So you think you’re nuts? Me too!
nuts nuts nuts nuts nuts nuts nuts
When I was struggling to find a name for this new endeavour, ‘So You Think You’re Nuts?’ was actually a strong contender, for a little while anyway! Being called ‘nuts’ is so often thought of as being a derogatory term in relation to mental health but I think we should reclaim it. There’s nothing wrong with being nuts. I’m nuts, you’re nuts, we’re all nuts so let’s be nuts together! And while mental health and mental health struggles aren’t something to joke about, if I didn’t laugh about it and call myself nuts, I’d probably never get through the day.
If you’ve read my About section then you’ll have gathered that I’m a little bit passionate about mental health. Just a smidge. I mean, I don’t like to mention it that much, you know, keep a lid on it, so….yeah.
Just kidding! I love talking about it and would happily shout it from the rooftops if I could. Being as clumsy as I am though I would probably fall so I think I’ll stick to the day job! But have you ever wondered where that passion comes from? Well wonder no more! I know, you’ve been dying to know so let me tell you my story.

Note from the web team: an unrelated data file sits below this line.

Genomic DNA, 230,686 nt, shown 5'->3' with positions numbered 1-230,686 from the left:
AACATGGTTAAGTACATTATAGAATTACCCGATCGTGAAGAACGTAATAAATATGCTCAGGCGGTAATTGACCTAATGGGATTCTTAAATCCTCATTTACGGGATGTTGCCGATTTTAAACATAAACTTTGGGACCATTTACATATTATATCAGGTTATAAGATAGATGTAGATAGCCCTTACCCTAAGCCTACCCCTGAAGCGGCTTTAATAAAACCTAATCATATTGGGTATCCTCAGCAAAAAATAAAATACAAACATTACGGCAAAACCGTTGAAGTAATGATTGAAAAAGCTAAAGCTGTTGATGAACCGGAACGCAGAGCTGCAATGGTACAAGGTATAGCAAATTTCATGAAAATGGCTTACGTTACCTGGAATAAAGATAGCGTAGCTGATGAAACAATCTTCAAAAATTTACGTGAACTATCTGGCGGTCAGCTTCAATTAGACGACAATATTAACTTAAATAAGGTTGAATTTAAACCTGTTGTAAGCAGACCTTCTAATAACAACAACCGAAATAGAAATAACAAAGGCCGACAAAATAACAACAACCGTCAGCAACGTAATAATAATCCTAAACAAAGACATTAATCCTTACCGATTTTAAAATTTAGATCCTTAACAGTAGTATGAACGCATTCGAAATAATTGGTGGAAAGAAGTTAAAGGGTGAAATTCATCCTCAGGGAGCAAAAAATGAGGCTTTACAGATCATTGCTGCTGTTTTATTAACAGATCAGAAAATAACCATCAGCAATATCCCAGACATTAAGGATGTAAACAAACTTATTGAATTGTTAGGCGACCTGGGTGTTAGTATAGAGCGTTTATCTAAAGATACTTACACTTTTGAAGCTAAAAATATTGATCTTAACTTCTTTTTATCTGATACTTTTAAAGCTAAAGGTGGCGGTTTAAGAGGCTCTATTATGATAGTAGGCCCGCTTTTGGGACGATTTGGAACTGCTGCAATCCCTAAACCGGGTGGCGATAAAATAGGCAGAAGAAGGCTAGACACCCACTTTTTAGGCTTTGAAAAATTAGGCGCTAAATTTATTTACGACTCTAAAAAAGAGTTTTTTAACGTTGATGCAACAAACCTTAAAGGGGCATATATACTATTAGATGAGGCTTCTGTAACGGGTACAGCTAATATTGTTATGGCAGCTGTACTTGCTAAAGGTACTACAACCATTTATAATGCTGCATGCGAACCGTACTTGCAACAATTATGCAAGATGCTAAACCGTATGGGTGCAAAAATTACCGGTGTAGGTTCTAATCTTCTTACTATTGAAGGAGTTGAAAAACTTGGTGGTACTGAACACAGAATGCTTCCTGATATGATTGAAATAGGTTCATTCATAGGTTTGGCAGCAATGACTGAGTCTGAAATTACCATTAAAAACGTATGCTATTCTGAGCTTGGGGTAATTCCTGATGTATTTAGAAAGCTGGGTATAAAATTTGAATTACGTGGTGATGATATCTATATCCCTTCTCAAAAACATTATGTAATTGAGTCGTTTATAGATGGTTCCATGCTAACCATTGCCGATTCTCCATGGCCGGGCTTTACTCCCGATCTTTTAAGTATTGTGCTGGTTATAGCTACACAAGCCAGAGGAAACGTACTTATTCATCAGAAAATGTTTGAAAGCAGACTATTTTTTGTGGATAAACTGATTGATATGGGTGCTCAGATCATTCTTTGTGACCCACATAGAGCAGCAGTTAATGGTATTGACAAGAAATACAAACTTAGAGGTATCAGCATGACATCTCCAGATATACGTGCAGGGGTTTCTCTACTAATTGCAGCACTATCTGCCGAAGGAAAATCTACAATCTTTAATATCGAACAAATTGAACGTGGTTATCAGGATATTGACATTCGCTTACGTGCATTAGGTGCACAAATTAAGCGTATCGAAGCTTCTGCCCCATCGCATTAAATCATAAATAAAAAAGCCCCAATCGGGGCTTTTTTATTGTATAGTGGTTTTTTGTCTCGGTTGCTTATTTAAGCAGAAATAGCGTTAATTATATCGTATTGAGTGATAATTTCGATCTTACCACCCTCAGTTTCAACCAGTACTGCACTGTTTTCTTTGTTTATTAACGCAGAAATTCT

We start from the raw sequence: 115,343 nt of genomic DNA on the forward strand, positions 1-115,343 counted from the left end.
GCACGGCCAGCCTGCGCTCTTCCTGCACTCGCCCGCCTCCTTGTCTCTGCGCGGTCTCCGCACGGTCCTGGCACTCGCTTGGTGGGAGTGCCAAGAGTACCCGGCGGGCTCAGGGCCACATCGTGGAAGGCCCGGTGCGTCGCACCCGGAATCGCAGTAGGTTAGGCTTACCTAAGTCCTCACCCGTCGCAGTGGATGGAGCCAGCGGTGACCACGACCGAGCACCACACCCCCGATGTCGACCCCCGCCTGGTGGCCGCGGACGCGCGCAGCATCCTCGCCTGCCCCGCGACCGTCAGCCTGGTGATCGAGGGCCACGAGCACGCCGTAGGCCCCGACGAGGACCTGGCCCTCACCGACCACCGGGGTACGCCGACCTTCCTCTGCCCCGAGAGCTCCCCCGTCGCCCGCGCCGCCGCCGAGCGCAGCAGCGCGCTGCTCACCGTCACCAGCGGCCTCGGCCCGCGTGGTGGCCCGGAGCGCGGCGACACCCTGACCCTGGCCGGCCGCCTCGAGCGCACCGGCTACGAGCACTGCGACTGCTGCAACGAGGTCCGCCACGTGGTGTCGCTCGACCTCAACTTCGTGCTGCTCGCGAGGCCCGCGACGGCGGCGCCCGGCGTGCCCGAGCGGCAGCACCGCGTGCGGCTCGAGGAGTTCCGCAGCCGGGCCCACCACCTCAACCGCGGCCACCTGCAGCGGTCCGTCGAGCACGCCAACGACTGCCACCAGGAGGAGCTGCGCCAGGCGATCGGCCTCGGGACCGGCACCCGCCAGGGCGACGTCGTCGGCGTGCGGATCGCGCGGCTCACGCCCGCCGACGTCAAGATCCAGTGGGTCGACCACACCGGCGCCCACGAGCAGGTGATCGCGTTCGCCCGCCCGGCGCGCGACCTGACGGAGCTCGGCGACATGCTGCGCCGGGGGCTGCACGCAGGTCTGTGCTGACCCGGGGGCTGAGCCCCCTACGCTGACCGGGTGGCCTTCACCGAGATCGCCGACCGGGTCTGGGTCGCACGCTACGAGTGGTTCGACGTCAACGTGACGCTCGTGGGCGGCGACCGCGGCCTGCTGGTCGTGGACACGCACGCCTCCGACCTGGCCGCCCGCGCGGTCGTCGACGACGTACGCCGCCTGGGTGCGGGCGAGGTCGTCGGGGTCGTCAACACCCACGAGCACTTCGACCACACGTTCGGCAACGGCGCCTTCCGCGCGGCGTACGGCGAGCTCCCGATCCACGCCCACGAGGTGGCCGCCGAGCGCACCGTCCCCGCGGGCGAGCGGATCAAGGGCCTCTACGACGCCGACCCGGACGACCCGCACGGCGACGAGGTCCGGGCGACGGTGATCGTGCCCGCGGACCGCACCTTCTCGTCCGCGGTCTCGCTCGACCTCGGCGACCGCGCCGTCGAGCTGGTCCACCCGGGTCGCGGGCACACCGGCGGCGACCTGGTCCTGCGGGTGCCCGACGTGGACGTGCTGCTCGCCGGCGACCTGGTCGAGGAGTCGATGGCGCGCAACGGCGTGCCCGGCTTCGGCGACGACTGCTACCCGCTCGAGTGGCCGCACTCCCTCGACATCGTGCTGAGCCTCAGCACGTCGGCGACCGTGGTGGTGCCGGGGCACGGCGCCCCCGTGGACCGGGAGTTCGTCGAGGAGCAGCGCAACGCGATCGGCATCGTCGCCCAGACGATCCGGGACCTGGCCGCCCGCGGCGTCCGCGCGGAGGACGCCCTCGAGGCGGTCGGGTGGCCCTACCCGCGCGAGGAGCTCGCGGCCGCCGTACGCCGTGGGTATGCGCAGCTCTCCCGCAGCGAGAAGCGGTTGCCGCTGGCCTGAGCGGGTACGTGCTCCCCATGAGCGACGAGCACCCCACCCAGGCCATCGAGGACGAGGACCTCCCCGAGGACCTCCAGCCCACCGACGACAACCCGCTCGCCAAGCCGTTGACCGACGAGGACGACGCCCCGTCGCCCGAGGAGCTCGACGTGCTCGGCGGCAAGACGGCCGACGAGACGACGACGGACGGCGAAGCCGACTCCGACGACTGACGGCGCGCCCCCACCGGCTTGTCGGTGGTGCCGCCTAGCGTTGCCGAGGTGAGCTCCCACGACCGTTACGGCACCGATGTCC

“Everyone you meet has a story, everyone. It may be a good story or it may be a bad story, but a story it is, nevertheless.”
My journey with mental health began at the age of 16 when I was struggling with self-worth and self-esteem issues. I had been bullied voraciously at school and this had a lasting impact, some effects of which I still feel today. I ended up being referred to a child psychologist, which was a giant failure as he was fairly ineffective and actually used the phrase, ‘I don’t think I can help you,’ after the third session. Not exactly the words that a teenager struggling with feelings of worthlessness needs to hear really!